Bates County Coroner Public Service Message

A couple questions have come to the Bates County Coroner and they’re good. And you know he does his best to keep you informed on how his office is spending your tax dollars and time. The question is what is the Coroner’s office doing differently during the Covid-19 pandemic and what plans are in place?

The short answer is that day-to-day, not much has changed – yet. If a person dies in this county due to Covid, the law requires that the Bates County Coroner be notified because it’s an infectious disease. So yes, Mr. Mullinax has been notified in each death where Covid is involved. But, if the person is under the care of a physician – (meaning inpatient, in a health care facility, on hospice, or recently treated by a physician), there is nothing the Coroner is required to do unless there are other factors (i.e., the death is suspicious somehow). If the death is due to natural causes, the physician is the person most familiar with the cause of death. It is then up to that doctor to complete the death certificate and the Coroner does not intervene unless there is a reason.

That is also why his office is not reporting Covid deaths and reflects what the Health Department publishes. In most cases, the primary care doctor has the responsibility to determine whether the death was due to Covid alone, or other factors, and report it accordingly. So if it’s not a case Coroner, Greg Mullinax was involved in, it would be inaccurate for him to report how the death occurred. If a person dies outside the care of a physician, then the Coroner is directly involved and will determine the cause and manner of death just as he would in any other case.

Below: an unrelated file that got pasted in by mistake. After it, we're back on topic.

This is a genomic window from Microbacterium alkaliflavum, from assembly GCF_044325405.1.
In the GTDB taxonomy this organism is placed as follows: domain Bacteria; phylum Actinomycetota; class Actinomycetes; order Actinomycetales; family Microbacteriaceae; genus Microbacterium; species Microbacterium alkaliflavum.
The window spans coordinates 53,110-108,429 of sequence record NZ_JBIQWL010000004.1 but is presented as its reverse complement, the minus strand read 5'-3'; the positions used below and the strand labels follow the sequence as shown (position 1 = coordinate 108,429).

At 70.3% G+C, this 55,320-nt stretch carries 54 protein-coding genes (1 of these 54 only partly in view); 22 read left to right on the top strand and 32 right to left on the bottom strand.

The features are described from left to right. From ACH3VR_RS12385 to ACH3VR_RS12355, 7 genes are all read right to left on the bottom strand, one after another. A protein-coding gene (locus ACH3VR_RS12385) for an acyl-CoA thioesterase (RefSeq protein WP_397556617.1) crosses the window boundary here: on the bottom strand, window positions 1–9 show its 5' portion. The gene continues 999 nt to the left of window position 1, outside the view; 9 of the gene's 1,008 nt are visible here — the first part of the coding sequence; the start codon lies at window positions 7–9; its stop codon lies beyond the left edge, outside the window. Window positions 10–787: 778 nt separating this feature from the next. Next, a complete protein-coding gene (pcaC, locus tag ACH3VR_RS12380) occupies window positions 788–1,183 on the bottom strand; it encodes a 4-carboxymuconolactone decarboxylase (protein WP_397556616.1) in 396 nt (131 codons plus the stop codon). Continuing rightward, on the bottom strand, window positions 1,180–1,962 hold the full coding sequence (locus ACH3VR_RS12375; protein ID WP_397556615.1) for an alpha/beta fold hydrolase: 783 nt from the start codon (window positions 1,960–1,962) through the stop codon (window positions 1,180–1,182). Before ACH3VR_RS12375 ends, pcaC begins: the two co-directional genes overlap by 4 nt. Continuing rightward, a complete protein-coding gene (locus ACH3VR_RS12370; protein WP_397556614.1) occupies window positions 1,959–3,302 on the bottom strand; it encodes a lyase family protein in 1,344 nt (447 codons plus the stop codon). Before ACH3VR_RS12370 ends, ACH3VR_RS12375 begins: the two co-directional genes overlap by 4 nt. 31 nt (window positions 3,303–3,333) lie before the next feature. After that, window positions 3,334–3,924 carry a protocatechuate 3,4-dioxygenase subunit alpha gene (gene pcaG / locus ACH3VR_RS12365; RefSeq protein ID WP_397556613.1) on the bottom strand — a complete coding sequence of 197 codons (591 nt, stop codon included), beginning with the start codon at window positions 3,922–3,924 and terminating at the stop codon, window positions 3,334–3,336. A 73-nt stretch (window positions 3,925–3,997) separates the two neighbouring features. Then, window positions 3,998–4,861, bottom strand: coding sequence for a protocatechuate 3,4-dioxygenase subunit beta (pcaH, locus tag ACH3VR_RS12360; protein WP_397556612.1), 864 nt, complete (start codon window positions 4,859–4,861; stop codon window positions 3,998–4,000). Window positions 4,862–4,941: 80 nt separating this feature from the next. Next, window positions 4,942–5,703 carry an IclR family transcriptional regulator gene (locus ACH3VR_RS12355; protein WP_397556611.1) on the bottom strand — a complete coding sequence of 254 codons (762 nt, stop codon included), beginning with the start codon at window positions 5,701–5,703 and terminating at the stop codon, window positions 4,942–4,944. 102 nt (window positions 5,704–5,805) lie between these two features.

As for the future, the Bates County Coroner office stands prepared to assist if Covid deaths become a mass event. In other words, a death rate higher than what’s normally manageable with area resources. Refrigeration units and supplies are available and on standby. In this case, the office would provide resources in the same way a mass-fatality disaster plan would be used. As of today, thankfully, we’ve not come close to needing these plans. That does not mean he is not prepared, however.

The Bates County Coroner is in communication as needed with the Health Department and local health care facilities. He is paying close attention to the situation should any resources be needed. Our local physicians and care facilities have done a phenomenal job of managing the crisis so far with minimal assistance from me. If you see them, thank them. Trust me, they’re tired.

That’s the situation from the office of your Bates County Coroner, Greg Mullinax.  May everyone enjoy a safe and restful Thanksgiving as best we can.

Greg D. Mullinax
Bates County Coroner

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